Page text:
“In a perfect world, if a person knew he or she had a mutation that made them a high risk for cancer, we could go in and change their DNA and prevent the inevitable from ever occurring,” says Daniel G. Anderson, associate professor of chemical engineering at MIT and a researcher at the Koch Institute for Integrative Cancer Research and the Harvard-MIT Division of Health Sciences and Technology. “Right now, we can identify these cells, but getting them to change is the challenge.”
A person’s immune system works to fight off infections. Mutations occur at the genetic level, and the defective genes proliferate and become cancer cells or other manifestations of disease. Researchers are trying to do what the immune system has failed to do—eradicate the mutations—but why do immune systems fail in the first place? “The immune system does have a mechanism for killing cancer cells in patients,” says Anderson, “but cancer cells are often extremely resilient. One of our key areas of research right now is on engineering the immune system to fight cancer.”
Among Koch Institute researchers’ most recent studies was a small study in Philadelphia that was described recently in The New England Journal of Medicine and Science Translational Medicine. Doctors successfully treated three people in advanced stages of leukemia. In one patient, doctors removed one billion T-cells (the white blood cells that are supposed to attack tumors) and added new genes to them via a modified HIV virus. Viruses are a common medium because they are designed to invade cells, Anderson says, and the HIV virus was disabled so it posed no risk to the patient. In their study, the reprogrammed cells attacked the leukemic cells and the patient has been in complete remission for more than a year. (Whether or not that status is permanent remains to be seen.)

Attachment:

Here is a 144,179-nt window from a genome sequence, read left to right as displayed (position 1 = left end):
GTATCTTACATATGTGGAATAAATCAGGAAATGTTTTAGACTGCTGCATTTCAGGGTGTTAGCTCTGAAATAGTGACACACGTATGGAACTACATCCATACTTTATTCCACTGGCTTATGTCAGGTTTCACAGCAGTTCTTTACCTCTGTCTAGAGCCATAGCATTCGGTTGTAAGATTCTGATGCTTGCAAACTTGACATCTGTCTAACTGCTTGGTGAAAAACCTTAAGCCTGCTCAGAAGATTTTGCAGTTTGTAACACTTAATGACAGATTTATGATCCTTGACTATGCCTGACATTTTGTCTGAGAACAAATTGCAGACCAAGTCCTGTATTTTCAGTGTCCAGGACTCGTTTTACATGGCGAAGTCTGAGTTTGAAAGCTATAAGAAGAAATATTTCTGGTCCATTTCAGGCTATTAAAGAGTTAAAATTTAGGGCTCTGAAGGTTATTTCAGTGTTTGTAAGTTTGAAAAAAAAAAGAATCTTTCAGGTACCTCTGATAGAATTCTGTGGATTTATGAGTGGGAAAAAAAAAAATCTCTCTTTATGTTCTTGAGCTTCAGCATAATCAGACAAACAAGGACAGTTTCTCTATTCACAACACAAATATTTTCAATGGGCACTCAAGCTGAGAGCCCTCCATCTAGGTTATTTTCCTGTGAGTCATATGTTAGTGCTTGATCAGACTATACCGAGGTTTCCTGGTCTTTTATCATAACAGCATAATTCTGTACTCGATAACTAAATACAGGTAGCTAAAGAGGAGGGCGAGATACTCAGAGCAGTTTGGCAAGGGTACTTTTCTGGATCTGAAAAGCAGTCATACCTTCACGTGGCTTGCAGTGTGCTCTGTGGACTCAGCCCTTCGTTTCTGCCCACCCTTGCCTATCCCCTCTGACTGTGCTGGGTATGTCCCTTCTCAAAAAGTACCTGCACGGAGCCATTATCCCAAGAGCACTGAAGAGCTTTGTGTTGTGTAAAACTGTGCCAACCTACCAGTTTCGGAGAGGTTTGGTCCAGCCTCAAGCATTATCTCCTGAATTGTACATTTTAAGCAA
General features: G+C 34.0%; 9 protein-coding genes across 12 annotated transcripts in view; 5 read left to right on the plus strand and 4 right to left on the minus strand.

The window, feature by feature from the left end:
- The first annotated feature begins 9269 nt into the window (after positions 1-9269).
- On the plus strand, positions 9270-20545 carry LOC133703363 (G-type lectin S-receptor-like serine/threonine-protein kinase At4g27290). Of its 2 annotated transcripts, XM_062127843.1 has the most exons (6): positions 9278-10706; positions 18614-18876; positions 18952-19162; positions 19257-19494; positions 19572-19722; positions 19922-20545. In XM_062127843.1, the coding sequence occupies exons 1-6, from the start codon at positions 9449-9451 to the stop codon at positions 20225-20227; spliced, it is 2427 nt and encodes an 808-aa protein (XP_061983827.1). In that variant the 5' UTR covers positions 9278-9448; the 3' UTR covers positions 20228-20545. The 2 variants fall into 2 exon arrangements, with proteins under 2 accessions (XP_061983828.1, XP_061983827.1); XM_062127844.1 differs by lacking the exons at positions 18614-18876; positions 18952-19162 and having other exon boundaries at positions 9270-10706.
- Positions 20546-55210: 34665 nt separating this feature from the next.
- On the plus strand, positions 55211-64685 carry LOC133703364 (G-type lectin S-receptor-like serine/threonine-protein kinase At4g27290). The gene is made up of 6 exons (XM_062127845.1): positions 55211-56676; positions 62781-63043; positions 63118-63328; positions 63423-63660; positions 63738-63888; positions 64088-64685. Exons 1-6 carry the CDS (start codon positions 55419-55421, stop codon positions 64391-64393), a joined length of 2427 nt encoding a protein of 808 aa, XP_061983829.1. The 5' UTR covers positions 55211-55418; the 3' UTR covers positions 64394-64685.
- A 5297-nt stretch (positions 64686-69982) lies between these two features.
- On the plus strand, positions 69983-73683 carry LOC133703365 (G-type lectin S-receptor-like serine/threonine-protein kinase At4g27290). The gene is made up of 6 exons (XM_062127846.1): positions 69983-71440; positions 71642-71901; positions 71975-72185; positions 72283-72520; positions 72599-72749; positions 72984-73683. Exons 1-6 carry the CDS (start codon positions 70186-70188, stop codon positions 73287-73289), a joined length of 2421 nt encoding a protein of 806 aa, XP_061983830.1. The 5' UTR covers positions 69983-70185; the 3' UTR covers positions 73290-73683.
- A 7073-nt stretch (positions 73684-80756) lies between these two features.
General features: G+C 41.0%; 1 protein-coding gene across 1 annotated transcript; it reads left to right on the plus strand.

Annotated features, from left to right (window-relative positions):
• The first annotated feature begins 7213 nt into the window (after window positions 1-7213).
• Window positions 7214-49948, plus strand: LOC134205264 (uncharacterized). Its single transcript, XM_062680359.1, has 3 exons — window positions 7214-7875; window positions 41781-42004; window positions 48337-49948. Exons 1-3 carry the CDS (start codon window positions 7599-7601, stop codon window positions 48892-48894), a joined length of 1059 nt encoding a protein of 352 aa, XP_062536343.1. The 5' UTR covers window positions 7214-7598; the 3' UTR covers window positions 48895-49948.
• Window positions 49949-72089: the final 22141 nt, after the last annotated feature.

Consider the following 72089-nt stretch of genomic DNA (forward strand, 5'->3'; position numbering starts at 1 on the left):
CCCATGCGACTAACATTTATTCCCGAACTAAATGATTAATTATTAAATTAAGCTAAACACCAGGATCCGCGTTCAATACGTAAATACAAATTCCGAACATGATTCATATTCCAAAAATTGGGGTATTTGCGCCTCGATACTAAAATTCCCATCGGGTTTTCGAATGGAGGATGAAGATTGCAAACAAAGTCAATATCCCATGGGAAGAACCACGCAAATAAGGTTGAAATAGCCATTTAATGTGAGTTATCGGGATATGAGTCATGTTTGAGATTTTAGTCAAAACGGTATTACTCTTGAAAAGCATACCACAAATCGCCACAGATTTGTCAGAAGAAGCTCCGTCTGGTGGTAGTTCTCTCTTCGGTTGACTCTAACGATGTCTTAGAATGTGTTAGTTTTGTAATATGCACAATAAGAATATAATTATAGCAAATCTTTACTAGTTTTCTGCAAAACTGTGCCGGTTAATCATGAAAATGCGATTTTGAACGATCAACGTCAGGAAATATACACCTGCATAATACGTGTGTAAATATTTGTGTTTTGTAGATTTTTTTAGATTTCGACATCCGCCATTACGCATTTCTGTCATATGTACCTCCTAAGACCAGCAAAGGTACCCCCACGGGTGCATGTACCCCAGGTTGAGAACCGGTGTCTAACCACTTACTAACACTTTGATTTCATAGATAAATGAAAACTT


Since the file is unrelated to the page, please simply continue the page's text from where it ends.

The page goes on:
Anderson’s own research revolves around the idea of using RNA interference (RNAi) in animal models to effectively silence the expression of specific genes, including those that cause cancer. “RNAi works by disrupting the transmission of genetic information from a cell’s nucleus to the part of the cell where proteins are made,” he explains. “We can deploy short strands of RNA that bind with and destroy the ‘messenger RNA’ that carries this information, thereby turning off the cancer-causing gene before it can do its work.”
This kind of gene therapy is also being studied to cure people with severe combined immunodeficiency (SCID, more commonly known as “bubble boy disease”). The disease is caused by a malfunctioning gene in the bone marrow that inhibits its ability to produce immune cells. In two recent British studies, sixteen children with SCID were injected with their own bone marrow that had been taken out and modified with a functional gene; fourteen of the children showed significant improvement.
“This is why we do research,” says Anderson. “Each breakthrough takes us one step closer to a cure, and we learn as much from our failures as from our successes. We’re not there yet, but gene therapy and other technologies like nanoparticles and more advanced viral systems prove that real progress is being made.”—Jason M. Rubin